I know we don’t do much snow skiing in Florida, but this Pennsylvania case caught my attention.
It shows that even where there is a signed waiver of liability for future events there are some avenues that could defeat the waiver and allow a claim for negligence or other wrongful acts. It is the job of the victim’s attorney, whether in Pennsylvania or Clearwater or Tampa, to search for a possible path to fair compensation for wrongdoing. Waivers or release forms can often be defeated.
A signed liability release form between a skier and the ski resort does not necessarily supersede an oral agreement between a ski lift operator and a skier to stop a lift before she boarded, according to the Pennsylvania Superior Court.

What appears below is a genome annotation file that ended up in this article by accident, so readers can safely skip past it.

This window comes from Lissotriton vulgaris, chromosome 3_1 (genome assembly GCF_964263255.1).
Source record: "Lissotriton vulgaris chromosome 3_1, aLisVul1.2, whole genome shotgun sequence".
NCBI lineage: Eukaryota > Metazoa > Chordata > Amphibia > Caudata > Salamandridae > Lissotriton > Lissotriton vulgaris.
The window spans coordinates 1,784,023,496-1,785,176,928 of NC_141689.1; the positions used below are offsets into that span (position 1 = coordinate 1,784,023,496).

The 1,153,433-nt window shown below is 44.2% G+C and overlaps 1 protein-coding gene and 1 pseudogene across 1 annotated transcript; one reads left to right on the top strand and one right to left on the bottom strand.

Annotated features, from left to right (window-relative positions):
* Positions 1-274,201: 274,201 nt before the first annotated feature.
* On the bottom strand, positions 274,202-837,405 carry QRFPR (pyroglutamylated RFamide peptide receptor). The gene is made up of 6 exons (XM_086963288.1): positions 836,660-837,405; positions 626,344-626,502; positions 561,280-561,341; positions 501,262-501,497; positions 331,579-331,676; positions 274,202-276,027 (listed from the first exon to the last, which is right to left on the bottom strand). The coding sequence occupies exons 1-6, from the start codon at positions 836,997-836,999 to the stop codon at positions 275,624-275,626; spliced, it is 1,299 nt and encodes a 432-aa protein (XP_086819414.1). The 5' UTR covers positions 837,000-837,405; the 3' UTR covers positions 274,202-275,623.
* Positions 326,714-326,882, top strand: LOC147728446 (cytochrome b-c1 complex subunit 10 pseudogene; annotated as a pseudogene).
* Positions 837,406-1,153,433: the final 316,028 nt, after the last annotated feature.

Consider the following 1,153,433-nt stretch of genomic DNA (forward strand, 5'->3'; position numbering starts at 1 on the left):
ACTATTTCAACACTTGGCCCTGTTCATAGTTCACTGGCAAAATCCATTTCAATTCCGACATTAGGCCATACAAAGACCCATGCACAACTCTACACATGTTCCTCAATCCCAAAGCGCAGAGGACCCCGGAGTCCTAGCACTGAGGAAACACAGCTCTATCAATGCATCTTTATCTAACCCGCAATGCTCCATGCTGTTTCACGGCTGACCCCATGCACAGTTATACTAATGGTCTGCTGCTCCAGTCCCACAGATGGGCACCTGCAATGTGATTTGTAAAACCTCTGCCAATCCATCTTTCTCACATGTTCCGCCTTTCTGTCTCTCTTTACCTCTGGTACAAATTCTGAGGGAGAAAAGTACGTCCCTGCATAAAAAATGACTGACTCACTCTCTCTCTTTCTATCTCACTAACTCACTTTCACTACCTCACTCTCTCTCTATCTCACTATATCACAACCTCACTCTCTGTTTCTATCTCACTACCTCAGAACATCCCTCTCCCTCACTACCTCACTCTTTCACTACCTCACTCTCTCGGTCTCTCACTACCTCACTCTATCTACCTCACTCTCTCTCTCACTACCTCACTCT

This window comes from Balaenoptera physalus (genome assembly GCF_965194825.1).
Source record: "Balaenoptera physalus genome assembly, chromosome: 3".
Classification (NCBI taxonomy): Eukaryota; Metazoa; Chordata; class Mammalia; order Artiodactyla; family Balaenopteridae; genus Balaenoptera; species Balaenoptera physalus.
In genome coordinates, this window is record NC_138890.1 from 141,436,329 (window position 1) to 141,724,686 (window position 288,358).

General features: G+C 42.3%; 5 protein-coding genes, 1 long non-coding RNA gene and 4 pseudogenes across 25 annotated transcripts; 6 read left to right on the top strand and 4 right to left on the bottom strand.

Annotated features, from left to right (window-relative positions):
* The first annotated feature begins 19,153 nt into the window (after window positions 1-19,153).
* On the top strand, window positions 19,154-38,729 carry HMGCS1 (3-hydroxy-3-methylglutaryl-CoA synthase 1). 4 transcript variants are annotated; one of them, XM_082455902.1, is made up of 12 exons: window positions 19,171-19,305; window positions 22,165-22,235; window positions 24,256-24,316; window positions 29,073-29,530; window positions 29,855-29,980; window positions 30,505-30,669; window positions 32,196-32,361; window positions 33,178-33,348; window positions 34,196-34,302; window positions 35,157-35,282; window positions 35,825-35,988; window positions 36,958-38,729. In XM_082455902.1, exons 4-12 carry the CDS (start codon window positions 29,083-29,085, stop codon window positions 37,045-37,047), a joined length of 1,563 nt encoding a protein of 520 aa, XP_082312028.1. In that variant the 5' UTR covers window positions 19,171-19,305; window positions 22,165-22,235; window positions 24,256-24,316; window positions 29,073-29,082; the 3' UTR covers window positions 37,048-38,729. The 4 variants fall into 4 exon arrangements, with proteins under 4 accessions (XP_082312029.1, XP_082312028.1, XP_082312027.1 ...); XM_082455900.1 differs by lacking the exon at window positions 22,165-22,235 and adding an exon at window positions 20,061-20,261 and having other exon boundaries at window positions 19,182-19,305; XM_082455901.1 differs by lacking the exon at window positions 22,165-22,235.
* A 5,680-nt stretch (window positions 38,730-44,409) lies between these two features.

The court reversed a Somerset County judge’s grant of summary judgment to the ski resort and ruled that a question of fact remains as to whether there was a breach of an oral agreement and whether it could void the signed release from liability form.
In Chepkevich v. Hidden Valley Resort, the three-judge panel led by Judge Correale F. Stevens also questioned the validity of the release from liability form. Stevens said it was “significant” that the term “negligence” in the form was not defined.
Lori Chepkevich and her husband Jeff argued that even if she voluntarily entered into the contractual agreement of the release, the agreement made with the lift operator to stop the chair trumped the release.